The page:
Astronomers May Have Discovered a Black Hole Candidate Through Gravitational Microlensing

This is said to be the first free-floating black hole or neutron star detected with gravitational microlensing.

Astronomers May Have Discovered a Black Hole Candidate Through Gravitational Microlensing

Photo Credit: Roxanne Makasdjian and Alan Toth/ UC Berkeley's Moving Universe Lab

Black holes account for only 1 percent of all detectable microlensing events

Highlights
  • Neutron stars are dense, compact objects
  • The Astrophysical Journal Letters has accepted the analysis to publish
  • The compact object's mass is closer to 7.1 solar masses

A team of astronomers from the University of California, Berkeley, has discovered what appears to be a free-floating black hole for the first time by observing the brightening of a more distant star as its light was distorted by the object's strong gravitational field — a phenomenon known as gravitational microlensing. The unseen compact object's mass is estimated to be between 1.6 and 4.4 times that of the Sun, according to the astronomers. They also warn that the object could be a neutron star rather than a black hole because astronomers believe the relic of a dead star must be heavier than 2.2 solar masses in order to collapse into a black hole.

Neutron stars are dense, compact objects. But their gravity is counterbalanced by internal neutron pressure, preventing them from compressing further into black holes.

Jessica Lu, a UC Berkeley associate professor of astronomy, said that this was the first free-floating black hole or neutron star detected with gravitational microlensing. Lu added that they can explore and weigh these small objects using microlensing, and believes that they have opened a new window into these black objects that couldn't be viewed in any other manner.

Casey Lam, a graduate student, was also involved in the research.

The Astrophysical Journal Letters has accepted the analysis for publication.

A competing study from Baltimore's Space Telescope Science Institute (STScI) investigated the identical microlensing event and argues that the compact object's mass is closer to 7.1 solar masses, indicating that it is unmistakably a black hole.

While surveys like these detect about 2,000 stars per year that have been magnified by microlensing, the addition of astrometric data allowed the two teams to determine the compact object's mass and distance from Earth.

According to the UC Berkeley-led research, it is estimated to lie between 2,280 and 6,260 light-years away. The STScI group predicted it to be 5,153 light-years away.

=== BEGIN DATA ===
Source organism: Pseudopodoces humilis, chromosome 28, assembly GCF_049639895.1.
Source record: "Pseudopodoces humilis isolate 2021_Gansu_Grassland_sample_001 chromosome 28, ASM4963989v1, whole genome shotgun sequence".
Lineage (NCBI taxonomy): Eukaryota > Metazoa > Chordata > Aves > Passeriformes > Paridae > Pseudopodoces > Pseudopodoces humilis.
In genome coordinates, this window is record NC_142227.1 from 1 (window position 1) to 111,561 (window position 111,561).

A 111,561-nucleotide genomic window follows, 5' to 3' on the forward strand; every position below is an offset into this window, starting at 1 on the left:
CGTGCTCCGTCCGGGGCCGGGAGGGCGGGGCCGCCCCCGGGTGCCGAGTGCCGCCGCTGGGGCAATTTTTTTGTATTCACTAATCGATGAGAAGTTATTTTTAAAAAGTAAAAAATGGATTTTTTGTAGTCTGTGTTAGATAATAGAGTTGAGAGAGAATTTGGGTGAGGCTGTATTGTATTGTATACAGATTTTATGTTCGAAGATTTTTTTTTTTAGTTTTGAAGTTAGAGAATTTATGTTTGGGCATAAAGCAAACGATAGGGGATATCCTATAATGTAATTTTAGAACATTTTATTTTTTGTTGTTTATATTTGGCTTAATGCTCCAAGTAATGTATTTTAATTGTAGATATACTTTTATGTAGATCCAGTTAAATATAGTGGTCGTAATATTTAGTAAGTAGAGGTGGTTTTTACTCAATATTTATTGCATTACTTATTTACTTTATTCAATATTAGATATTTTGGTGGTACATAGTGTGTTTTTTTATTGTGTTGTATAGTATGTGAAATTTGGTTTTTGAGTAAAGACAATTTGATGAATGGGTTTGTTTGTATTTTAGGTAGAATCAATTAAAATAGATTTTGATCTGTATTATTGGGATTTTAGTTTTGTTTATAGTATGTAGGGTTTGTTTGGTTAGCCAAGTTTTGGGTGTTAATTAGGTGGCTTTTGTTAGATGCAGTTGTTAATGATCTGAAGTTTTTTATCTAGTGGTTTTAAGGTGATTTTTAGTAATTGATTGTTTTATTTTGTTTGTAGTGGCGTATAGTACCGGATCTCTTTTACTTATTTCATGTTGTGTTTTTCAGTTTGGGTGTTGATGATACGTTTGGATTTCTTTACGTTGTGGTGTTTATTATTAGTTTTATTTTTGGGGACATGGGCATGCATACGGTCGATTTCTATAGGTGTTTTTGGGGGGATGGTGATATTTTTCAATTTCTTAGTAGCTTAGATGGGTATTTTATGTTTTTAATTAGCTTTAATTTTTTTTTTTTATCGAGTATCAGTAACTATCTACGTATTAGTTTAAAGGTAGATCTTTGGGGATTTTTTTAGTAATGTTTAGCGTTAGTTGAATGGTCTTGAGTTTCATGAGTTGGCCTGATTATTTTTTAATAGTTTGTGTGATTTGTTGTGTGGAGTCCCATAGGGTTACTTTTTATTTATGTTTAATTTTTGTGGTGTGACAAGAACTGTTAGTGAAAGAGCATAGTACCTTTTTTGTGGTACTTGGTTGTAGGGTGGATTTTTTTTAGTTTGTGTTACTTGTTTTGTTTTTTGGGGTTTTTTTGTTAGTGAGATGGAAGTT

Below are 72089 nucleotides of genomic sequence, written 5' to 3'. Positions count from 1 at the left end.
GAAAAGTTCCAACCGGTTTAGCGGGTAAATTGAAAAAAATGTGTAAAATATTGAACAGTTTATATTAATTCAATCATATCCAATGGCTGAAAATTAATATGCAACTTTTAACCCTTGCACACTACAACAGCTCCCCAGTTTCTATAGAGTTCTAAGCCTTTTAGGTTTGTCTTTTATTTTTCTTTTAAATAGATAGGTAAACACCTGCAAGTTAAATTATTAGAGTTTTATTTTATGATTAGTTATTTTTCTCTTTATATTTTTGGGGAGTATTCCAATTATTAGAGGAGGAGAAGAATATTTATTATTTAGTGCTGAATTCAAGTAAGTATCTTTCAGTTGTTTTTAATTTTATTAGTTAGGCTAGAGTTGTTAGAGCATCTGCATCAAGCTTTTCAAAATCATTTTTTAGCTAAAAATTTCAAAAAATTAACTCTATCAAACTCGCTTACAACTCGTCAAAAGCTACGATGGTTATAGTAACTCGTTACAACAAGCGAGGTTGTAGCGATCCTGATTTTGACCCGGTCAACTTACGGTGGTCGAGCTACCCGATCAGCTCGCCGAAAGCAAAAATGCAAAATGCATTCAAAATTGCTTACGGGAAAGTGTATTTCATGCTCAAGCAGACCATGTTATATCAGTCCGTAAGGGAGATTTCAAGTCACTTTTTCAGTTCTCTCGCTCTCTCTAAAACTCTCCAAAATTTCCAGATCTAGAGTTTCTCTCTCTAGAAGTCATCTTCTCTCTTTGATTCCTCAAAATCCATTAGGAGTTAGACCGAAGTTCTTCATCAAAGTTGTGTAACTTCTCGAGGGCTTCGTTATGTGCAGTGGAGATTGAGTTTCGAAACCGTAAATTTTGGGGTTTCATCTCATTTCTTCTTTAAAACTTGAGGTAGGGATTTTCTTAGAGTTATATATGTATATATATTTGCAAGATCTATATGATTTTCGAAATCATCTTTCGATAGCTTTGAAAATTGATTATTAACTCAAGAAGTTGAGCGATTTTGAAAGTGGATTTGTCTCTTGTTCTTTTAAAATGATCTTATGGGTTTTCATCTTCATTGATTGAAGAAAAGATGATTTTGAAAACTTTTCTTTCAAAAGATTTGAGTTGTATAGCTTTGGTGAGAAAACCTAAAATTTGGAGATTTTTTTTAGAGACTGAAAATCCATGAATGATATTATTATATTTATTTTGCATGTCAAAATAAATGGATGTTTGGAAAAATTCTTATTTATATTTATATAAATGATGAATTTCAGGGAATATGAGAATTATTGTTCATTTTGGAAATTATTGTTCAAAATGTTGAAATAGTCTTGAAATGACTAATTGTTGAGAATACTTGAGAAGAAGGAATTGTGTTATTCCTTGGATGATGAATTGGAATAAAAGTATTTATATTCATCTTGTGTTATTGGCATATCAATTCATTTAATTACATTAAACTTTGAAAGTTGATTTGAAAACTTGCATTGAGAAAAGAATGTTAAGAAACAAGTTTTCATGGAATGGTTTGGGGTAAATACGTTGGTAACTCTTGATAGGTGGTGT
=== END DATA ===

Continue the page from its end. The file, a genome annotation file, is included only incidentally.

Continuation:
Lu and Lam got interested in the object in 2020 after the STScI team initially decided that five microlensing events seen by Hubble — all of which lasted more than 100 days and thus could have been black holes — might not be generated by compact objects after all.

When Lam examined the photometry and astrometry for the five microlensing events, she was surprised to discover that one of them, OB110462, showed compact object properties. The lensing object appeared black, indicating that it was not a star. The stellar brightening lasted around 300 days, and the background star's position was distorted for the same amount of time.

According to Lam, the length of the lensing session was the most important factor. She established in 2020 that the best method for finding black hole microlenses was to look for very lengthy events. Black holes, she claims, account for only 1 percent of all detectable microlensing events, so looking at them all would be like looking for a needle in a haystack. According to Lam, approximately 40 percent of microlensing events lasting more than 120 days are likely to be black holes.

The gravitational influence of OB110462 on the light of the background star, according to Lu, lasted an unusually long time. The star shone brightly for almost a year until it peaked in 2011, then dimmed for a year before returning to normal.

Both teams computed the velocity of the super-compact lensing object as well. Lu and Lam discovered a rather modest speed of less than 30 km/s. The STScI team observed a 45-kilometer-per-second velocity, which they interpreted as the result of the purported black hole receiving an extra kick from the supernova that formed it.

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